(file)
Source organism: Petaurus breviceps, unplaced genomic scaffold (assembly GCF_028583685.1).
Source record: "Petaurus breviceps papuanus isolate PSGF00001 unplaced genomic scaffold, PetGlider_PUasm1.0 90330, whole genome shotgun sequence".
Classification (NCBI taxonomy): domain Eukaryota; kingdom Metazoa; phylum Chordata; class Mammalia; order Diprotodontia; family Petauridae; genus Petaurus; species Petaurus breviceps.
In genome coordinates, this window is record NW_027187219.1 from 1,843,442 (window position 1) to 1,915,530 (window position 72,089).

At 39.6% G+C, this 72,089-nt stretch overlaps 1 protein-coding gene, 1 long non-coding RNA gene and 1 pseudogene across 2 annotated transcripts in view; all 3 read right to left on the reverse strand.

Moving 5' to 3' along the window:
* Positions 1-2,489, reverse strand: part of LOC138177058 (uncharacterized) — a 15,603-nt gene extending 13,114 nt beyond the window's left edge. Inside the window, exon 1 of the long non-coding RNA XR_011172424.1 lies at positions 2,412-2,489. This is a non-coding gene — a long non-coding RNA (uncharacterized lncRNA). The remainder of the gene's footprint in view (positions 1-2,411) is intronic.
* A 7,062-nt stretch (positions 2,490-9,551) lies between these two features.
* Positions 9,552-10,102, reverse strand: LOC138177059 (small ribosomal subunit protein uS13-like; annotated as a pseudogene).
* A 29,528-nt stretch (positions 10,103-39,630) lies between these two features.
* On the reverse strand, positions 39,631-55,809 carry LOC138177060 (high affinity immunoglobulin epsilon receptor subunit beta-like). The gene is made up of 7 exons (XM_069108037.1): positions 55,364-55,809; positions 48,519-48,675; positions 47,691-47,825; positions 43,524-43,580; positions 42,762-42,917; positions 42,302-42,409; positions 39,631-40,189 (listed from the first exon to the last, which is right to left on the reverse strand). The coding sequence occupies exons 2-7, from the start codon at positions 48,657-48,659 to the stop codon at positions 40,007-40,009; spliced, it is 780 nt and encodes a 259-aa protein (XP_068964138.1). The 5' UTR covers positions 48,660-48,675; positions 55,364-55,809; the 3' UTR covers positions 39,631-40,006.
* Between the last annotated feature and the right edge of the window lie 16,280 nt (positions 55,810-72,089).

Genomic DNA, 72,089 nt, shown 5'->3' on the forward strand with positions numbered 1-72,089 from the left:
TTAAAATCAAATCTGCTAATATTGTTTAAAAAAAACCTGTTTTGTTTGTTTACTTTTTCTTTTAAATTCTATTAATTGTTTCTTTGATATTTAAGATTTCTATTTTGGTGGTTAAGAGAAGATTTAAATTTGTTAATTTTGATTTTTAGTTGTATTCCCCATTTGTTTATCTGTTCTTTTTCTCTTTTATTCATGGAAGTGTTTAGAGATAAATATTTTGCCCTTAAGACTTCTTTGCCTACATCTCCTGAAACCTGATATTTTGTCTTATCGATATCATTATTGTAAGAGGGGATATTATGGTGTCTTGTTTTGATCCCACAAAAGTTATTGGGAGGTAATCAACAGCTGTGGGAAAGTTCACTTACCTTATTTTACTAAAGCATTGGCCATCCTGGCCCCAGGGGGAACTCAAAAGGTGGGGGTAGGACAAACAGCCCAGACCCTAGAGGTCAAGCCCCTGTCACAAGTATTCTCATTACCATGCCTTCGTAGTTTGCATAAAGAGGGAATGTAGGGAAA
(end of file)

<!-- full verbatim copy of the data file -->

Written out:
Source organism: Petaurus breviceps, unplaced genomic scaffold (assembly GCF_028583685.1).
Source record: "Petaurus breviceps papuanus isolate PSGF00001 unplaced genomic scaffold, PetGlider_PUasm1.0 90330, whole genome shotgun sequence".
Classification (NCBI taxonomy): domain Eukaryota; kingdom Metazoa; phylum Chordata; class Mammalia; order Diprotodontia; family Petauridae; genus Petaurus; species Petaurus breviceps.
In genome coordinates, this window is record NW_027187219.1 from 1,843,442 (window position 1) to 1,915,530 (window position 72,089).

At 39.6% G+C, this 72,089-nt stretch overlaps 1 protein-coding gene, 1 long non-coding RNA gene and 1 pseudogene across 2 annotated transcripts in view; all 3 read right to left on the reverse strand.

Moving 5' to 3' along the window:
* Positions 1-2,489, reverse strand: part of LOC138177058 (uncharacterized) — a 15,603-nt gene extending 13,114 nt beyond the window's left edge. Inside the window, exon 1 of the long non-coding RNA XR_011172424.1 lies at positions 2,412-2,489. This is a non-coding gene — a long non-coding RNA (uncharacterized lncRNA). The remainder of the gene's footprint in view (positions 1-2,411) is intronic.
* A 7,062-nt stretch (positions 2,490-9,551) lies between these two features.
* Positions 9,552-10,102, reverse strand: LOC138177059 (small ribosomal subunit protein uS13-like; annotated as a pseudogene).
* A 29,528-nt stretch (positions 10,103-39,630) lies between these two features.
* On the reverse strand, positions 39,631-55,809 carry LOC138177060 (high affinity immunoglobulin epsilon receptor subunit beta-like). The gene is made up of 7 exons (XM_069108037.1): positions 55,364-55,809; positions 48,519-48,675; positions 47,691-47,825; positions 43,524-43,580; positions 42,762-42,917; positions 42,302-42,409; positions 39,631-40,189 (listed from the first exon to the last, which is right to left on the reverse strand). The coding sequence occupies exons 2-7, from the start codon at positions 48,657-48,659 to the stop codon at positions 40,007-40,009; spliced, it is 780 nt and encodes a 259-aa protein (XP_068964138.1). The 5' UTR covers positions 48,660-48,675; positions 55,364-55,809; the 3' UTR covers positions 39,631-40,006.
* Between the last annotated feature and the right edge of the window lie 16,280 nt (positions 55,810-72,089).

Genomic DNA, 72,089 nt, shown 5'->3' on the forward strand with positions numbered 1-72,089 from the left:
TTAAAATCAAATCTGCTAATATTGTTTAAAAAAAACCTGTTTTGTTTGTTTACTTTTTCTTTTAAATTCTATTAATTGTTTCTTTGATATTTAAGATTTCTATTTTGGTGGTTAAGAGAAGATTTAAATTTGTTAATTTTGATTTTTAGTTGTATTCCCCATTTGTTTATCTGTTCTTTTTCTCTTTTATTCATGGAAGTGTTTAGAGATAAATATTTTGCCCTTAAGACTTCTTTGCCTACATCTCCTGAAACCTGATATTTTGTCTTATCGATATCATTATTGTAAGAGGGGATATTATGGTGTCTTGTTTTGATCCCACAAAAGTTATTGGGAGGTAATCAACAGCTGTGGGAAAGTTCACTTACCTTATTTTACTAAAGCATTGGCCATCCTGGCCCCAGGGGGAACTCAAAAGGTGGGGGTAGGACAAACAGCCCAGACCCTAGAGGTCAAGCCCCTGTCACAAGTATTCTCATTACCATGCCTTCGTAGTTTGCATAAAGAGGGAATGTAGGGAAA